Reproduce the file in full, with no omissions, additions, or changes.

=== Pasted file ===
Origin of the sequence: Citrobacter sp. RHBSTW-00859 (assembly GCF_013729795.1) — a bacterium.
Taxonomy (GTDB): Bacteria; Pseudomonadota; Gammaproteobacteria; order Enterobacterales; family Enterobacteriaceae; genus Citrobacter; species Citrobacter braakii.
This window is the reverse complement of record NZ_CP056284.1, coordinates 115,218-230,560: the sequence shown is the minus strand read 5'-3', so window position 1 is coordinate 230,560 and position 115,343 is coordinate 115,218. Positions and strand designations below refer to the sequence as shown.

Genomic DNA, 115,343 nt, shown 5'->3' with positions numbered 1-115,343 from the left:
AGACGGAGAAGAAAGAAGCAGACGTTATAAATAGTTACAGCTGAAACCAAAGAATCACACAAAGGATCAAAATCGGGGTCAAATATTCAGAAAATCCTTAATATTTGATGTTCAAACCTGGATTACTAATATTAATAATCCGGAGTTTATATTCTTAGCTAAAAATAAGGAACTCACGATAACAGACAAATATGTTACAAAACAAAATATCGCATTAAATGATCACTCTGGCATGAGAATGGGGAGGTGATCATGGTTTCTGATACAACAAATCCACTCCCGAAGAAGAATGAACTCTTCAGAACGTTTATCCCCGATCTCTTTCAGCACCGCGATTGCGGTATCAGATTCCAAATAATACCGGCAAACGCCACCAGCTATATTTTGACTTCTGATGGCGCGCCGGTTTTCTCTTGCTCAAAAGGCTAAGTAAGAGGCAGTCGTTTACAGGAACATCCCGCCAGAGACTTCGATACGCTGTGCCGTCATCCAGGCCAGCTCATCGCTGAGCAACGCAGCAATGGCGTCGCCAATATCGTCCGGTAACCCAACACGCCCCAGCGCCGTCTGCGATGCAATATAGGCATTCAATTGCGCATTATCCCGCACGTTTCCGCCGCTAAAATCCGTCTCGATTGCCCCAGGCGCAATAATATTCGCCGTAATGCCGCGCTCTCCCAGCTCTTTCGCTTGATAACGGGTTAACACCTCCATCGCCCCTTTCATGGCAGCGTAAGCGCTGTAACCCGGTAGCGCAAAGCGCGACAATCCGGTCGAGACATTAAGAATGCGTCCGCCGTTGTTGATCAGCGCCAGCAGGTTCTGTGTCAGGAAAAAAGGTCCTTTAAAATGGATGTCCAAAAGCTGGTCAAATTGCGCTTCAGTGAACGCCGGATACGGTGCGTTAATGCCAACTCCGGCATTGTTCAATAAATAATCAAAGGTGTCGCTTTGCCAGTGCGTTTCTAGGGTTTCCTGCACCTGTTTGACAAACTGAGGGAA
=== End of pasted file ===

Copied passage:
Origin of the sequence: Citrobacter sp. RHBSTW-00859 (assembly GCF_013729795.1) — a bacterium.
Taxonomy (GTDB): Bacteria; Pseudomonadota; Gammaproteobacteria; order Enterobacterales; family Enterobacteriaceae; genus Citrobacter; species Citrobacter braakii.
This window is the reverse complement of record NZ_CP056284.1, coordinates 115,218-230,560: the sequence shown is the minus strand read 5'-3', so window position 1 is coordinate 230,560 and position 115,343 is coordinate 115,218. Positions and strand designations below refer to the sequence as shown.

Genomic DNA, 115,343 nt, shown 5'->3' with positions numbered 1-115,343 from the left:
AGACGGAGAAGAAAGAAGCAGACGTTATAAATAGTTACAGCTGAAACCAAAGAATCACACAAAGGATCAAAATCGGGGTCAAATATTCAGAAAATCCTTAATATTTGATGTTCAAACCTGGATTACTAATATTAATAATCCGGAGTTTATATTCTTAGCTAAAAATAAGGAACTCACGATAACAGACAAATATGTTACAAAACAAAATATCGCATTAAATGATCACTCTGGCATGAGAATGGGGAGGTGATCATGGTTTCTGATACAACAAATCCACTCCCGAAGAAGAATGAACTCTTCAGAACGTTTATCCCCGATCTCTTTCAGCACCGCGATTGCGGTATCAGATTCCAAATAATACCGGCAAACGCCACCAGCTATATTTTGACTTCTGATGGCGCGCCGGTTTTCTCTTGCTCAAAAGGCTAAGTAAGAGGCAGTCGTTTACAGGAACATCCCGCCAGAGACTTCGATACGCTGTGCCGTCATCCAGGCCAGCTCATCGCTGAGCAACGCAGCAATGGCGTCGCCAATATCGTCCGGTAACCCAACACGCCCCAGCGCCGTCTGCGATGCAATATAGGCATTCAATTGCGCATTATCCCGCACGTTTCCGCCGCTAAAATCCGTCTCGATTGCCCCAGGCGCAATAATATTCGCCGTAATGCCGCGCTCTCCCAGCTCTTTCGCTTGATAACGGGTTAACACCTCCATCGCCCCTTTCATGGCAGCGTAAGCGCTGTAACCCGGTAGCGCAAAGCGCGACAATCCGGTCGAGACATTAAGAATGCGTCCGCCGTTGTTGATCAGCGCCAGCAGGTTCTGTGTCAGGAAAAAAGGTCCTTTAAAATGGATGTCCAAAAGCTGGTCAAATTGCGCTTCAGTGAACGCCGGATACGGTGCGTTAATGCCAACTCCGGCATTGTTCAATAAATAATCAAAGGTGTCGCTTTGCCAGTGCGTTTCTAGGGTTTCCTGCACCTGTTTGACAAACTGAGGGAA